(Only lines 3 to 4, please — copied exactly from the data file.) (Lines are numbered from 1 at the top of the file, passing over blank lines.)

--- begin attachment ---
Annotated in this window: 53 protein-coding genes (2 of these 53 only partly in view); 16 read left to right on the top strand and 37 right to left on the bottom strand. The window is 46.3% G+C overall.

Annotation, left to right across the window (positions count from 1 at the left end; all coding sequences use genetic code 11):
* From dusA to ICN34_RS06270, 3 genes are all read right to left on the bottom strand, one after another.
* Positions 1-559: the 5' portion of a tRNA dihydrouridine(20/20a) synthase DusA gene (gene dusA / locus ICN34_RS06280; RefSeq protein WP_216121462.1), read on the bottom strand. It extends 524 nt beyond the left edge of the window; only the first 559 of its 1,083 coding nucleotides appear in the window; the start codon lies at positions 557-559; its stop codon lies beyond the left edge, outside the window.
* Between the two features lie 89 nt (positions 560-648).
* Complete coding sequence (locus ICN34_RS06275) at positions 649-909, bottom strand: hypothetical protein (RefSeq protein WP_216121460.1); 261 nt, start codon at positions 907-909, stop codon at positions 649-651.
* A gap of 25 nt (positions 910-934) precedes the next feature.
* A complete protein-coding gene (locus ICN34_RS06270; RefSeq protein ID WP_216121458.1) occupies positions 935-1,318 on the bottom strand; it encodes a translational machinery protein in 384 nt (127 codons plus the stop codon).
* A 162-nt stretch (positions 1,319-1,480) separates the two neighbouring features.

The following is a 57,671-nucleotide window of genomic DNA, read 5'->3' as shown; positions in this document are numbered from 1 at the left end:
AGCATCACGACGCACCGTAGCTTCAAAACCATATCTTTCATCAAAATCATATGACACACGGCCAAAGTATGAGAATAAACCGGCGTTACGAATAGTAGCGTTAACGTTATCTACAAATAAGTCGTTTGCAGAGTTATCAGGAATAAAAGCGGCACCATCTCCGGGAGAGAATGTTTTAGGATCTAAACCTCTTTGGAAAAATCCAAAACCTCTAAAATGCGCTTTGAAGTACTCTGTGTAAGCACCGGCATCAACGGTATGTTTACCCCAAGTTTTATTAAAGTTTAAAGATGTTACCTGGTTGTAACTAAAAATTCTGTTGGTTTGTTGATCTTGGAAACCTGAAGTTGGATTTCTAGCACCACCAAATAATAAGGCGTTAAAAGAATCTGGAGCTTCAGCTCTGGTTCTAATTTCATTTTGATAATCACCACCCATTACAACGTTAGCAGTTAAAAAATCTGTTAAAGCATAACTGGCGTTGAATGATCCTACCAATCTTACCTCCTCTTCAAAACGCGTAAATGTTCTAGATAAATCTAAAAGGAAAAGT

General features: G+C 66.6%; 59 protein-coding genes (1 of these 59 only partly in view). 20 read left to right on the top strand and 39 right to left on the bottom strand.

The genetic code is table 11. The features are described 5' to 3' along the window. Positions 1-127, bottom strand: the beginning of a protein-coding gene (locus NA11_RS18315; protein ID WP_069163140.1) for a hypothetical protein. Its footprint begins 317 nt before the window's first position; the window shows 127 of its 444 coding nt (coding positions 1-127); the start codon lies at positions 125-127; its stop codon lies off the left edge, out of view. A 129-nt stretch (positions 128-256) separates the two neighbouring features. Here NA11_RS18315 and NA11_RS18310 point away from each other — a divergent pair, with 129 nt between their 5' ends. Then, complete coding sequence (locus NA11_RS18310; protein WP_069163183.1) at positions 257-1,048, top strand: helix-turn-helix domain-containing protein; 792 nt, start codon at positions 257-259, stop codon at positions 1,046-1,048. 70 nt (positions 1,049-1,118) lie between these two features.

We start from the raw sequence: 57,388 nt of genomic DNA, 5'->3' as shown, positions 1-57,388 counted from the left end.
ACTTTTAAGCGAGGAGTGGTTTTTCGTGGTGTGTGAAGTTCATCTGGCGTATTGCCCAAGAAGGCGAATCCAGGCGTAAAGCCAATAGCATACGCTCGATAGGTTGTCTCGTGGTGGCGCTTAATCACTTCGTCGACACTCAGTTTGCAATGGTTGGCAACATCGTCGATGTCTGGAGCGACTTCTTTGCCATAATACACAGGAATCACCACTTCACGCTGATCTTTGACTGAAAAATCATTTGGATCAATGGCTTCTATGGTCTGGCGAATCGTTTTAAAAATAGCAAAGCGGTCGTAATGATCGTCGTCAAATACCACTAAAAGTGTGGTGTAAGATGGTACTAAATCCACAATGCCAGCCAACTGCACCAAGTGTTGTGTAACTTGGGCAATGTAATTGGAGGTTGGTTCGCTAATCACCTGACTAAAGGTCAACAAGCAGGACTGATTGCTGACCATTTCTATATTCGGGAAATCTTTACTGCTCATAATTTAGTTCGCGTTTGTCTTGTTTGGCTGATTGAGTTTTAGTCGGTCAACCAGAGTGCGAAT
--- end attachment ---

* From dusA to ICN34_RS06270, 3 genes are all read right to left on the bottom strand, one after another.
* Positions 1-559: the 5' portion of a tRNA dihydrouridine(20/20a) synthase DusA gene (gene dusA / locus ICN34_RS06280; RefSeq protein WP_216121462.1), read on the bottom strand. It extends 524 nt beyond the left edge of the window; only the first 559 of its 1,083 coding nucleotides appear in the window; the start codon lies at positions 557-559; its stop codon lies beyond the left edge, outside the window.